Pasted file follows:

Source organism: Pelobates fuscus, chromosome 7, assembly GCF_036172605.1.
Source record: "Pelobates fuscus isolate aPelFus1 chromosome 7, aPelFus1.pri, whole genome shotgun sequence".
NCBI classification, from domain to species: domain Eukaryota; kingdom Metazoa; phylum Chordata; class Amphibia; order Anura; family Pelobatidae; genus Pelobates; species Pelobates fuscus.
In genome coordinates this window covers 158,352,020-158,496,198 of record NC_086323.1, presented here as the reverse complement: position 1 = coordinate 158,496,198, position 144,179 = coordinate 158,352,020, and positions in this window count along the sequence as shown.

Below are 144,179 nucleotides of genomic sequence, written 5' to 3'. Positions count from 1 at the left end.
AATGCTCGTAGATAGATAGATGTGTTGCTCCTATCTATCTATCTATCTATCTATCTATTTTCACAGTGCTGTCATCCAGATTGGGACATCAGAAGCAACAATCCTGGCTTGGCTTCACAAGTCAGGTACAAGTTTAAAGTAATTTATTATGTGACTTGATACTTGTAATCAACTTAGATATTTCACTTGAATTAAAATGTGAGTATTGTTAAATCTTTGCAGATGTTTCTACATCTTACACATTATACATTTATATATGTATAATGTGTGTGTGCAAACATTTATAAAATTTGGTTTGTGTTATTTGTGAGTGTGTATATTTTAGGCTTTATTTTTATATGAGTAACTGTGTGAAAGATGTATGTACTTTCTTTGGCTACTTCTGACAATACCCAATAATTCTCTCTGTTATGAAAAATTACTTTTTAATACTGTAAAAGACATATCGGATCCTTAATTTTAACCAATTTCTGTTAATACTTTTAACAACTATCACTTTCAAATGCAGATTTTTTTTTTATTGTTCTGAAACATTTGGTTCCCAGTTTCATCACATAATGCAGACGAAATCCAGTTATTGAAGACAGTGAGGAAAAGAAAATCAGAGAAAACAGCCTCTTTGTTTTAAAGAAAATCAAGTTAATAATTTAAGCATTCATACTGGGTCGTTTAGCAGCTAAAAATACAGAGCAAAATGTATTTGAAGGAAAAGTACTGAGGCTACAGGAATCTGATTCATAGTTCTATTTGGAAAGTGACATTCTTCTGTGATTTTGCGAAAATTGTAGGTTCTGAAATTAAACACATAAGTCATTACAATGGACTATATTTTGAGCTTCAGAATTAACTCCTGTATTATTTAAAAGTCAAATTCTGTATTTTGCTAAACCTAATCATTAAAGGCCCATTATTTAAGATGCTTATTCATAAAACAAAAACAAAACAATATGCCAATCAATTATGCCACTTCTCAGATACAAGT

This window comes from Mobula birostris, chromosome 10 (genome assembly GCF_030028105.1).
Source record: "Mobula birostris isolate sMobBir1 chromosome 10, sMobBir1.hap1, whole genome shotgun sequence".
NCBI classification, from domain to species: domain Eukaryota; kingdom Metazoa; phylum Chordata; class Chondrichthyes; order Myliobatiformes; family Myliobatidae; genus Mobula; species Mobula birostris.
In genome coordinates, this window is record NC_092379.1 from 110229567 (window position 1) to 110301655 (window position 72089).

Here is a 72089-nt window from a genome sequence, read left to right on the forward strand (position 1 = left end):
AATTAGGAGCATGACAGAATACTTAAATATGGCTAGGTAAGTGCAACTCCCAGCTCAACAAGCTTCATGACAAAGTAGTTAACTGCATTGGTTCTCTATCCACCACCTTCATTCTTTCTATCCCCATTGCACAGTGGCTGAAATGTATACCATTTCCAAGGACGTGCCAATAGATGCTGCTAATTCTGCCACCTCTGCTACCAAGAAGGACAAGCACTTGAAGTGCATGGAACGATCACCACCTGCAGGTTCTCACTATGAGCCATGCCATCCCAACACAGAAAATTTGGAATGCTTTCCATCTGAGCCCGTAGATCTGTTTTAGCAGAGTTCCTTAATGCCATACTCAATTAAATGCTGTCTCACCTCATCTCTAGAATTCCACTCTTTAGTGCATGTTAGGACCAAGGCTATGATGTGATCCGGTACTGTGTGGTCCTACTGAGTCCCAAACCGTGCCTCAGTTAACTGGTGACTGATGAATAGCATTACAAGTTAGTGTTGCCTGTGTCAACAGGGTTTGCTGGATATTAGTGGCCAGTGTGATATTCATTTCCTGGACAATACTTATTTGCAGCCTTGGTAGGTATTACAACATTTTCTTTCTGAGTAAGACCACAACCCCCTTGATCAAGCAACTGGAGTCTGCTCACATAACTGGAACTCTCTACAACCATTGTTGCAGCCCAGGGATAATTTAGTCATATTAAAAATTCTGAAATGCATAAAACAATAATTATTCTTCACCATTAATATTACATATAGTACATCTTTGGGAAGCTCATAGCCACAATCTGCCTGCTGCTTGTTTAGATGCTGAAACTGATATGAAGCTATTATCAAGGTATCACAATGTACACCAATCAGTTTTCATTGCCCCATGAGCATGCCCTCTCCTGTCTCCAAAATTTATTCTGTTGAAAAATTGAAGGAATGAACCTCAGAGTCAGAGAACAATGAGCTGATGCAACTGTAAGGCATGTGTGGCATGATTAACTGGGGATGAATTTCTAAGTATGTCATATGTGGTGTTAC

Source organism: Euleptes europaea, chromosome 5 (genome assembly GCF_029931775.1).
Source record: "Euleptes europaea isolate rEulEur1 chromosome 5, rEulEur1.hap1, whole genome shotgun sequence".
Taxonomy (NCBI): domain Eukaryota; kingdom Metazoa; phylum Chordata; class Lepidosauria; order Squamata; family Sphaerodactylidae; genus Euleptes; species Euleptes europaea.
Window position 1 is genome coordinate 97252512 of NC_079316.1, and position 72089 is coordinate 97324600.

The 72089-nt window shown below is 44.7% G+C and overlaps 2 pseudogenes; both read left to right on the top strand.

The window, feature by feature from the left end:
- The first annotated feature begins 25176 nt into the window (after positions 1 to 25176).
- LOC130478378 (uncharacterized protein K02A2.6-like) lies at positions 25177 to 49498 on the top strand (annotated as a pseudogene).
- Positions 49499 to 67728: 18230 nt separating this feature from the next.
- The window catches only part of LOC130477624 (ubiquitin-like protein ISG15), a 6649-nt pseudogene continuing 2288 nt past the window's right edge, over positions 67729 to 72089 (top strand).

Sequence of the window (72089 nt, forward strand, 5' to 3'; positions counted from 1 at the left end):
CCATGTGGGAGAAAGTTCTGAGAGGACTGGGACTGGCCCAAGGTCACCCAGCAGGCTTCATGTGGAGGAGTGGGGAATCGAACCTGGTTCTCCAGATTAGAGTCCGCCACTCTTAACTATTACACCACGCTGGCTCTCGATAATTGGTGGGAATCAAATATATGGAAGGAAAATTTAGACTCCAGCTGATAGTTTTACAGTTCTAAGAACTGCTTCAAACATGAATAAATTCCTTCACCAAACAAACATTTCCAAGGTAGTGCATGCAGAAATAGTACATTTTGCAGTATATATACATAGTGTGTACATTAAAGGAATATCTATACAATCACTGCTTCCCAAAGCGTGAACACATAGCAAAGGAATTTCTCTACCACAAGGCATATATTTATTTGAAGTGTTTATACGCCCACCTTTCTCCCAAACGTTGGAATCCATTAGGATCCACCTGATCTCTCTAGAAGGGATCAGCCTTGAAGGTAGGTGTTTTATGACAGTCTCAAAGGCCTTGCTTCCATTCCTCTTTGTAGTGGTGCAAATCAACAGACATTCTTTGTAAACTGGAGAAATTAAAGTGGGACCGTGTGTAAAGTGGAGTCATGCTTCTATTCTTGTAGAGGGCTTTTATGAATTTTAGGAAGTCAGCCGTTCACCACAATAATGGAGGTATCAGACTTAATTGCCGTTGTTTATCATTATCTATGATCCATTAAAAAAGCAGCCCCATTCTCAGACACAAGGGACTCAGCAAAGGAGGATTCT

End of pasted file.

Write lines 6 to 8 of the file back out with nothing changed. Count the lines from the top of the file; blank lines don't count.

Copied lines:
AATGCTCGTAGATAGATAGATGTGTTGCTCCTATCTATCTATCTATCTATCTATCTATTTTCACAGTGCTGTCATCCAGATTGGGACATCAGAAGCAACAATCCTGGCTTGGCTTCACAAGTCAGGTACAAGTTTAAAGTAATTTATTATGTGACTTGATACTTGTAATCAACTTAGATATTTCACTTGAATTAAAATGTGAGTATTGTTAAATCTTTGCAGATGTTTCTACATCTTACACATTATACATTTATATATGTATAATGTGTGTGTGCAAACATTTATAAAATTTGGTTTGTGTTATTTGTGAGTGTGTATATTTTAGGCTTTATTTTTATATGAGTAACTGTGTGAAAGATGTATGTACTTTCTTTGGCTACTTCTGACAATACCCAATAATTCTCTCTGTTATGAAAAATTACTTTTTAATACTGTAAAAGACATATCGGATCCTTAATTTTAACCAATTTCTGTTAATACTTTTAACAACTATCACTTTCAAATGCAGATTTTTTTTTTATTGTTCTGAAACATTTGGTTCCCAGTTTCATCACATAATGCAGACGAAATCCAGTTATTGAAGACAGTGAGGAAAAGAAAATCAGAGAAAACAGCCTCTTTGTTTTAAAGAAAATCAAGTTAATAATTTAAGCATTCATACTGGGTCGTTTAGCAGCTAAAAATACAGAGCAAAATGTATTTGAAGGAAAAGTACTGAGGCTACAGGAATCTGATTCATAGTTCTATTTGGAAAGTGACATTCTTCTGTGATTTTGCGAAAATTGTAGGTTCTGAAATTAAACACATAAGTCATTACAATGGACTATATTTTGAGCTTCAGAATTAACTCCTGTATTATTTAAAAGTCAAATTCTGTATTTTGCTAAACCTAATCATTAAAGGCCCATTATTTAAGATGCTTATTCATAAAACAAAAACAAAACAATATGCCAATCAATTATGCCACTTCTCAGATACAAGT

This window comes from Mobula birostris, chromosome 10 (genome assembly GCF_030028105.1).
Source record: "Mobula birostris isolate sMobBir1 chromosome 10, sMobBir1.hap1, whole genome shotgun sequence".